Conservative historian Keith Windschuttle is kicking the argument open again with his new book “The Fabrication of Aboriginal History,” prompting counter- and counter-counter claims with dizzying speed. He claims the 11 and 14-year-old girls in question were removed from their home because they were having sex with white men. Director Philip Noyce and screenwriter Christine Olsen quickly issued a counter-statement with opposing evidence from a later date. (Noyce called Windschuttle either “extremely lazy or just plain dishonest” for good measure.)

The mess spirals out from there even further, with conservative columnist Andrew Bolt citing a book written by one of the girls’ daughters as evidence, while the daughter of the other girl has her own response. It’s all very heated and more than a little unnerving.

12182009_rabbitprooffence4.jpgAs a non-historian, I can’t begin to parse the evidence, though it’s hard not to distrust Windschuttle the moment he starts claiming the villain in question only supported a “program to ‘breed out the color’ ” for the, uh, benevolent motive of “fostering the marriage of part-Aboriginal women to white men.” (Oh, so that’s why they called it “breeding out the color.” Problem solved.)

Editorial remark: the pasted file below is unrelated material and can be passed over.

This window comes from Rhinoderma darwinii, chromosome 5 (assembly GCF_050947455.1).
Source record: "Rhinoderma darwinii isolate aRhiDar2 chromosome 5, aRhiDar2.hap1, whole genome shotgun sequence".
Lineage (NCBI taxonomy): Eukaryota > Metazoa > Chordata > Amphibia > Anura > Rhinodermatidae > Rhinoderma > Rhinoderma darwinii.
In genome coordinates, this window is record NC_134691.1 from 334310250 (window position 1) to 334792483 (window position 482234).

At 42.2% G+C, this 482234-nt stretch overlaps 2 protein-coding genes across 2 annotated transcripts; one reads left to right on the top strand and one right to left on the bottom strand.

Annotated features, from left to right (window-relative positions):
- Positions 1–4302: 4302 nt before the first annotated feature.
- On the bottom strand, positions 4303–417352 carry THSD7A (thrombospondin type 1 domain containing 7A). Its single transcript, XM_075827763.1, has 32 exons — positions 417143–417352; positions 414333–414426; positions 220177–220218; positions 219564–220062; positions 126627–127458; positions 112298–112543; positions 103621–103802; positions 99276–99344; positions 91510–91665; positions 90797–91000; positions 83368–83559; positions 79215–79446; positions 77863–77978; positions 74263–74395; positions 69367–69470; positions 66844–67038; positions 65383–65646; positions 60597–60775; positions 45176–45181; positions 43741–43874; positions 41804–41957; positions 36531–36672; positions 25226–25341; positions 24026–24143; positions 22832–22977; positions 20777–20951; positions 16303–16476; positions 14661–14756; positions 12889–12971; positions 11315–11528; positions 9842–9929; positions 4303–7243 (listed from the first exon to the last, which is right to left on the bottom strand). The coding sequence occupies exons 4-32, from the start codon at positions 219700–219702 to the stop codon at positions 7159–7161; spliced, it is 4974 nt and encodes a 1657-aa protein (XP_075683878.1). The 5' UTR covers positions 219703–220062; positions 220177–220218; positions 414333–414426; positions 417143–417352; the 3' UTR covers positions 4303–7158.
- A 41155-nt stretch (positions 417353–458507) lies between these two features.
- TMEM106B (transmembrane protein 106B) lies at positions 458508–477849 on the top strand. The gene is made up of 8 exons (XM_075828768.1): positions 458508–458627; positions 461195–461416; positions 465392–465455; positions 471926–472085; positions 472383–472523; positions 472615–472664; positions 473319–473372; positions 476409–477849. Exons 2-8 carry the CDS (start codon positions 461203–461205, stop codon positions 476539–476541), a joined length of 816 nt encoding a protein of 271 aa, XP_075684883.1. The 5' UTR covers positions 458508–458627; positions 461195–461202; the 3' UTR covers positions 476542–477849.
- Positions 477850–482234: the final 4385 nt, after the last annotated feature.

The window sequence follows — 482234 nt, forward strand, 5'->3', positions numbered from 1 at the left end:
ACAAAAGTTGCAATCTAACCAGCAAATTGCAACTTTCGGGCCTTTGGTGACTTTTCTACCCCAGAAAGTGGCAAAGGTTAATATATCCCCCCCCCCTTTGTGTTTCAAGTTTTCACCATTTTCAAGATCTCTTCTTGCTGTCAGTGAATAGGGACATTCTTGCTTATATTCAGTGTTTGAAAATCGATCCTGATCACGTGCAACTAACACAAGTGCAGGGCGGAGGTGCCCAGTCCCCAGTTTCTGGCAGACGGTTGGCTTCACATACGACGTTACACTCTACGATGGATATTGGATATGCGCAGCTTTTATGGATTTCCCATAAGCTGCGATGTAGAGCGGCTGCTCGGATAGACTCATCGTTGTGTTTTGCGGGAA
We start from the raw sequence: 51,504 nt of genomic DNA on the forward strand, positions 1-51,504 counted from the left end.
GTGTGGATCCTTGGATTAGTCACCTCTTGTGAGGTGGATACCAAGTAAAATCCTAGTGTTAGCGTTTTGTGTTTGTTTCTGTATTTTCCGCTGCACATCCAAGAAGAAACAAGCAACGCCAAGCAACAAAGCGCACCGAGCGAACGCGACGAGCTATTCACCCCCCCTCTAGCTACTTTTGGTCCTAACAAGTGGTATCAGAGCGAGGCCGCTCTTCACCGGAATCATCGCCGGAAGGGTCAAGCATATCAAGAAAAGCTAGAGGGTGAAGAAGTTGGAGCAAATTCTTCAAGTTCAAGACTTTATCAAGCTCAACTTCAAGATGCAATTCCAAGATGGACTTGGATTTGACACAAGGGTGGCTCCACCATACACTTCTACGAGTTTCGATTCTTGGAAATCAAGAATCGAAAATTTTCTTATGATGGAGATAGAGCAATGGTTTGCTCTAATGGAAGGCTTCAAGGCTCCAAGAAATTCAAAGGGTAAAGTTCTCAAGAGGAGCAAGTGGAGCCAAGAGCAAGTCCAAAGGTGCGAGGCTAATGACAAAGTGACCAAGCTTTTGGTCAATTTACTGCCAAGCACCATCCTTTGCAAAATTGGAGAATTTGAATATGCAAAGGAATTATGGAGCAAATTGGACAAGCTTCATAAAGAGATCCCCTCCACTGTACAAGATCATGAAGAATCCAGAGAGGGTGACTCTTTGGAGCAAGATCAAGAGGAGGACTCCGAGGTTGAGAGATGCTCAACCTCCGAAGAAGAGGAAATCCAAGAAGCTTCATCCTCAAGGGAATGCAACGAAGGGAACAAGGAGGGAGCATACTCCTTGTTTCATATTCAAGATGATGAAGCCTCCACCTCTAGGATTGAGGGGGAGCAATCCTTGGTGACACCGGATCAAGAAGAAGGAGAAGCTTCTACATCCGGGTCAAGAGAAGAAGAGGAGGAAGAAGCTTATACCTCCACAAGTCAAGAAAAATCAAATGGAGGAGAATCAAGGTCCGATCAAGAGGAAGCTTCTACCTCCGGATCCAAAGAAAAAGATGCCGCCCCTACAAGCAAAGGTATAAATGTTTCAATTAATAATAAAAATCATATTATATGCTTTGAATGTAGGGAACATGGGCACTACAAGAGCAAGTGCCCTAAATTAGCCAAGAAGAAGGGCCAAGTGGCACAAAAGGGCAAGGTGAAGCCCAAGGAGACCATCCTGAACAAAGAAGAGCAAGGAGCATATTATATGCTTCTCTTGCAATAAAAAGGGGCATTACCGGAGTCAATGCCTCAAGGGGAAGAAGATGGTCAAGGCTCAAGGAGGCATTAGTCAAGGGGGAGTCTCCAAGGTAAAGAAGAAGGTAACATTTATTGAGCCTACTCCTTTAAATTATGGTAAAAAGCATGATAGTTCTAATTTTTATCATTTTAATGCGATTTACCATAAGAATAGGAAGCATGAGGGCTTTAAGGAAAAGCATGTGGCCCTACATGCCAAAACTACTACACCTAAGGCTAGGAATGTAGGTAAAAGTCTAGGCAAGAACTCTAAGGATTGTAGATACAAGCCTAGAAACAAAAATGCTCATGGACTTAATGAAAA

But mostly it’s heartening (and a bit chastening) to see a country undergoing a prolonged and serious debate about its own past without resorting (solely, anyway) to counter-cries of “fascist!” and “socialist” (or “America-hater” or “reactionary” or whatever). We should be so lucky.

[Photos: “Rabbit-Proof Fence,” Miramax, 2002]


Hacked In

Funny or Die Is Taking Over

FOD TV comes to IFC every Saturday night.